Delia James has been a writer almost as long as she’s been anything. She started putting stories on paper by drawing stick figures comics based on Maurice Sendak cartoons and never stopped. These days, she writes her magical mysteries from her home near Ann Arbor, Michigan, assisted by her loving husband, Tim, her magnificent son, Alex, and her vocal cat, Buffy the Vermin Slayer.
First of all, thanks to the great folks here for inviting me to come share this space for a bit. I’m Delia James and I write the Witch’s Cat mysteries.
For everyone who writes, and everyone who reads, there is one book in their lives that stands out. Its the Book of All Books, the one that changed the way you see the world, not to mention every other book. You keep returning to it your entire life. That book is home. It’s your true companion. It’s what you hand down to your kids.
But the book itself is not always an obvious one, and it’s influence on your life, creative or everyday, isn’t always direct. For someone like me who writes mysteries, you might think my book is by Agatha Christie, or Sir Arthur Conan Doyle or Dorothy Sayers. Nope. My book is the book I learned to read from, and the only mystery in it is how can the heroine get herself home?
Which book? Well…Let me set the scene.
When I was a kid, there were 3 TV channels and no DVRs, or internet, and we walked to school in the snow, uphill both ways. Hey, I’m from Buffalo, New York. It could have happened.
Anyway, back then, once a year, one of those TV channels would show the movie “The Wizard of Oz”. I remember the first time I saw it very clearly. Because I got furious, in the way only a little kid can. They got it all wrong! Glinda wasn’t the Good Witch of the North, she was the queen of the Quadlings! The Munchkin country was supposed to be blue! The shoes were silver, not ruby! It ended in the middle! And it wasn’t a dream! Oz was real, Dorothy really went there!
It was, of course, the movie musical of my book, the book. The Wonderful Wizard of Oz by L. Frank Baum. I read that book and the 13 sequels Baum wrote over, and over, and over and I read them to my son. I am, and I remain, a stone-cold Oz geek.
And let me tell you, these are some truly weird books. Oz is a very strange place where anything can come to life. For instance, in The Patchwork Girl of Oz, we meet a magician who makes a glass cat, but doesn’t want it to have the Tin Woodsman’s problem with not having a heart. So, he gives the cat a heart made of ruby. The problem is, because the heart is stone, the cat itself is hard-hearted.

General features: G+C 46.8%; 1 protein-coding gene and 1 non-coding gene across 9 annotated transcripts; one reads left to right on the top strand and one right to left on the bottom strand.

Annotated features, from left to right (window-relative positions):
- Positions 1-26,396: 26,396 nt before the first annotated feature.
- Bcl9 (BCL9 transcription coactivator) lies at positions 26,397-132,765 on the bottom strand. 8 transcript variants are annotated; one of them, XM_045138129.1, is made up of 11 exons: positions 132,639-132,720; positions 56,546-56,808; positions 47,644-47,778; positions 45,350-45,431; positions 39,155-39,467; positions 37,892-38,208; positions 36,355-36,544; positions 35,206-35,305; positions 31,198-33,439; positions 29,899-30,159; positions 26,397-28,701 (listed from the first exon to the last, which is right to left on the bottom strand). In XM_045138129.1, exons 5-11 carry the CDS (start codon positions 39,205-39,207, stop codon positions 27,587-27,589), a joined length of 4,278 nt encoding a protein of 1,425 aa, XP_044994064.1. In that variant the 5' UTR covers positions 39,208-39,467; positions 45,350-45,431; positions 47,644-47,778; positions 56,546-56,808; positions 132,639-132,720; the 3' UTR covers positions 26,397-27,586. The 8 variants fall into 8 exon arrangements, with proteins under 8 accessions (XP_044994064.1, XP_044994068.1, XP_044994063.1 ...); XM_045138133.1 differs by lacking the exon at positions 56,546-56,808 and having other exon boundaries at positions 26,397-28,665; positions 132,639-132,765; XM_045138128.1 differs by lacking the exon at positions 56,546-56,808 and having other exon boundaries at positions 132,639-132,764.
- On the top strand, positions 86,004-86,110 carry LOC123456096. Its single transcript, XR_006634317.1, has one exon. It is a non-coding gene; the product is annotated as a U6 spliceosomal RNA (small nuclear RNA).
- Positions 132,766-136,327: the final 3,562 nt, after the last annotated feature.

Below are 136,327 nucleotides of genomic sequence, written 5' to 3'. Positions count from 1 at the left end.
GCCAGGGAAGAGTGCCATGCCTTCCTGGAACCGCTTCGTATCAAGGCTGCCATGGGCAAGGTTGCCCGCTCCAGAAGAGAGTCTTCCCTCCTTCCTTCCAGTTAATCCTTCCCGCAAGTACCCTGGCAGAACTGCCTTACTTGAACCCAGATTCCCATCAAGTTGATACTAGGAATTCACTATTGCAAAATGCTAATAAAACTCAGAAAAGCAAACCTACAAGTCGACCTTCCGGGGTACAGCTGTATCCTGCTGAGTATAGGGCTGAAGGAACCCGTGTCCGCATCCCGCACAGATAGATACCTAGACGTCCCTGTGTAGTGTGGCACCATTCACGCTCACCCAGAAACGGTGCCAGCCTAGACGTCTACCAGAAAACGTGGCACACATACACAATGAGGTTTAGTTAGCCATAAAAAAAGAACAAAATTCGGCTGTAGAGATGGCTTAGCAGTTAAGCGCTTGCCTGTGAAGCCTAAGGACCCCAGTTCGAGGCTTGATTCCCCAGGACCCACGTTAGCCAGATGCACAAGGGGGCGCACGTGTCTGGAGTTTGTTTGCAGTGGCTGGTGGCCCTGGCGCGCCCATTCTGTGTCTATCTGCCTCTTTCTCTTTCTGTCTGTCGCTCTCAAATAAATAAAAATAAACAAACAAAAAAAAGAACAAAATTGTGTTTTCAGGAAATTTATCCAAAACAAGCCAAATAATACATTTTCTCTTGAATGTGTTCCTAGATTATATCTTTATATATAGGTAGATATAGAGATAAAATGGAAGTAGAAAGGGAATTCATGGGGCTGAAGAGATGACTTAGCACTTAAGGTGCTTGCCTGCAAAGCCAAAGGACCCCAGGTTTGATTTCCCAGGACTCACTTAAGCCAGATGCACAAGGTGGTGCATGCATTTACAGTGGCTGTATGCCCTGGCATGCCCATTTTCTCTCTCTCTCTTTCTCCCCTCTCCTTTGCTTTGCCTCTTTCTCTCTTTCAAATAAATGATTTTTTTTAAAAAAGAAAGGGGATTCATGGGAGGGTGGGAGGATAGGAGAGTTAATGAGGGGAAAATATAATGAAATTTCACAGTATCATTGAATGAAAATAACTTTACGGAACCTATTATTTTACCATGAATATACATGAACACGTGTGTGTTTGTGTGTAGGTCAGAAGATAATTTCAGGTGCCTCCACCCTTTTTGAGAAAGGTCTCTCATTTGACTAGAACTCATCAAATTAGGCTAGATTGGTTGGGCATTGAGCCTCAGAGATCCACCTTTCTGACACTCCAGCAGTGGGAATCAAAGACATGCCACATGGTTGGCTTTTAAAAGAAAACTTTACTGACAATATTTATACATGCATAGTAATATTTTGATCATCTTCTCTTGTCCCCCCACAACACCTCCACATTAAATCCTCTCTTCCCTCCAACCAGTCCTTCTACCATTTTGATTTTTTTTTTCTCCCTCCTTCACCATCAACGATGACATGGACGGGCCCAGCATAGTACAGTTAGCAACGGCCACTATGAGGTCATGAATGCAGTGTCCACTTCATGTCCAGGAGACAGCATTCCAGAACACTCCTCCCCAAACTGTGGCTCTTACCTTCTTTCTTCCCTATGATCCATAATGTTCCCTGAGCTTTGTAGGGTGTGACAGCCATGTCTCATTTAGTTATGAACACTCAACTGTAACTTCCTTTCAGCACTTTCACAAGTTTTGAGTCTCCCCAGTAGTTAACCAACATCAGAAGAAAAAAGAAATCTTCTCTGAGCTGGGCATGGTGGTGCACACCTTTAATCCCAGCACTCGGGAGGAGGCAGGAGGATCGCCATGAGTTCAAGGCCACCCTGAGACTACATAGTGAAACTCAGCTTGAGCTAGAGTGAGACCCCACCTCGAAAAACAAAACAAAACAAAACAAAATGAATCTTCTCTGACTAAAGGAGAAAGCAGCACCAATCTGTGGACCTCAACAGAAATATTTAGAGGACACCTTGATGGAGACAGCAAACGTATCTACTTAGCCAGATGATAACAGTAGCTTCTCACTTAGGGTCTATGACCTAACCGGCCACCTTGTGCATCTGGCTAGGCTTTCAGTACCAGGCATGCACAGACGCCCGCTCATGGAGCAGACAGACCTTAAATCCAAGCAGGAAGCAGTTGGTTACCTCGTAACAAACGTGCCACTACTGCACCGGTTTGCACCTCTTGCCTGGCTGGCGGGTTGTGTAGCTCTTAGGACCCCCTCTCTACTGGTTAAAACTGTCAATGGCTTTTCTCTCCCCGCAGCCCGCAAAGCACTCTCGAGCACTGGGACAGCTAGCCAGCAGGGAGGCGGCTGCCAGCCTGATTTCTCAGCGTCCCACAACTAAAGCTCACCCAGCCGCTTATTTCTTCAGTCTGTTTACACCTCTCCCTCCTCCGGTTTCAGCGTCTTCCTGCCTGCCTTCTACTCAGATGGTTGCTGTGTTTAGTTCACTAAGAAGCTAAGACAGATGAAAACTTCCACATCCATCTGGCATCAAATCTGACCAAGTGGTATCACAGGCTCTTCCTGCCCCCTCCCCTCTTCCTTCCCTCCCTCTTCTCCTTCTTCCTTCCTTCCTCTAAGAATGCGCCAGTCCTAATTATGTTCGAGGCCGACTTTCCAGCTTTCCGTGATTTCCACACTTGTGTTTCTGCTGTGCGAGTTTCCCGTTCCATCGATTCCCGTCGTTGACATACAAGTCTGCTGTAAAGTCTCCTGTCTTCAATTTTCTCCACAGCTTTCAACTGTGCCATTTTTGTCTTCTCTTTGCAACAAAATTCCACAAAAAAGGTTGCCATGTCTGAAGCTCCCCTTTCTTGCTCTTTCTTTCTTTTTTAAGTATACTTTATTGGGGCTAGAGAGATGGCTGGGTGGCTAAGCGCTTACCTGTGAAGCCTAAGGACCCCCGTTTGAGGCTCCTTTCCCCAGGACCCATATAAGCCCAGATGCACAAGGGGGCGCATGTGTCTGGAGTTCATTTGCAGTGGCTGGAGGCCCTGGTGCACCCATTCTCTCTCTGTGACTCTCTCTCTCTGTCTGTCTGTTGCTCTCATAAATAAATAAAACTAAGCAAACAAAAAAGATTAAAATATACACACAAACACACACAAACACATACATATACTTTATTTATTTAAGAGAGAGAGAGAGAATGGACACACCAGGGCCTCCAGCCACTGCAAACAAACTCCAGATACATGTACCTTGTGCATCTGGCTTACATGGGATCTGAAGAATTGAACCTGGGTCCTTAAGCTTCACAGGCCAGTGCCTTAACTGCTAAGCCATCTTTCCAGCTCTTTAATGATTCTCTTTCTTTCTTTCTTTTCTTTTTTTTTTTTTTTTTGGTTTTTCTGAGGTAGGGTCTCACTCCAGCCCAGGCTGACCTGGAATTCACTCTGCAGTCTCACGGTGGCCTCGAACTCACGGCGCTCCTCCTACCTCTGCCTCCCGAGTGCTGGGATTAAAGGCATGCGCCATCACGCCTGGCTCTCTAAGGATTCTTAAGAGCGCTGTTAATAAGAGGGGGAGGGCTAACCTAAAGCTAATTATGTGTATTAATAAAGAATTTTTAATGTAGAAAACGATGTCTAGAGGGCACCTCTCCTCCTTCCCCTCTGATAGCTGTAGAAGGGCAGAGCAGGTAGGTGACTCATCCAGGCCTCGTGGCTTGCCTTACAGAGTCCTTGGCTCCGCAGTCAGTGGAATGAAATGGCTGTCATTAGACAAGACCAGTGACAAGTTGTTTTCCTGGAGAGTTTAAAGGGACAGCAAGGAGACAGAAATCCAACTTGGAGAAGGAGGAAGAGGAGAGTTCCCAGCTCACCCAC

Yes, this is where I learned my love of stories of magic and the paranormal. Come to that, that glass cat in Oz was my first encounter with a talking cat. I wonder if that’s where I got some of the attitude for Alistair in the Witch’s Cat mysteries.
But although there are dozens of books about Oz, it’s the story in the first book that everybody knows; the story of Dorothy and her three companions that we all love. That’s the story re-told and re-worked and is so firmly a part of the cultural landscape.
I’ve tried to work this out every so often, but I’ve got to say I’ve never quite managed it to my own satisfaction. I mean, I love the stories because I love them. Because they’re neat. Because they’re weird. Because Dorothy is unflappable without being cloying (all props to Judy Garland, but she didn’t get across the sheer nerve of the Dorothy in the books).
The movie, of course, has got a lot to do with the endurance of the story. Although, it didn’t at first. It never made back its $3 million budget and was considered a flop (!!) until it was rescued by TV (ain’t that just the tail wagging the dog?), and we all came to know it with Judy Garland’s breathless, dreamy Dorothy; Margaret Hamilton’s amazing Wicked Witch of the West, not to mention Burt Lahr’s Brooklyn-accented Cowardly Lion and those wonderful songs by E.Y. Harburg.
I think though, it’s the underlying story that continues to delight. In a lot of ways, Oz is the first iteration of the road trip. Seriously. The Yellow Brick road is the most famous thoroughfare in American letters. And on it we have a group of buddies each of whom is searching for something (all together now: “A heart, a home, a brain, da noive!”) to make them complete. They are not princes and princesses, they are working folk who have all had hard luck somehow; a poor farm girl, an unsuccessful scarecrow, a cursed lumberjack (if you’ve read the book, or seen that spectacular version of “The Wiz” that aired recently, then you know he’s made of tin because the Wicked Witch of the East put a spell on his axe and he cut himself to pieces), and a cowardly lion. They are all looking to a Wonderful Wizard to save them from their troubles, but in the end, they all pull together and save themselves.
Huh. You know…
So, what’s your book?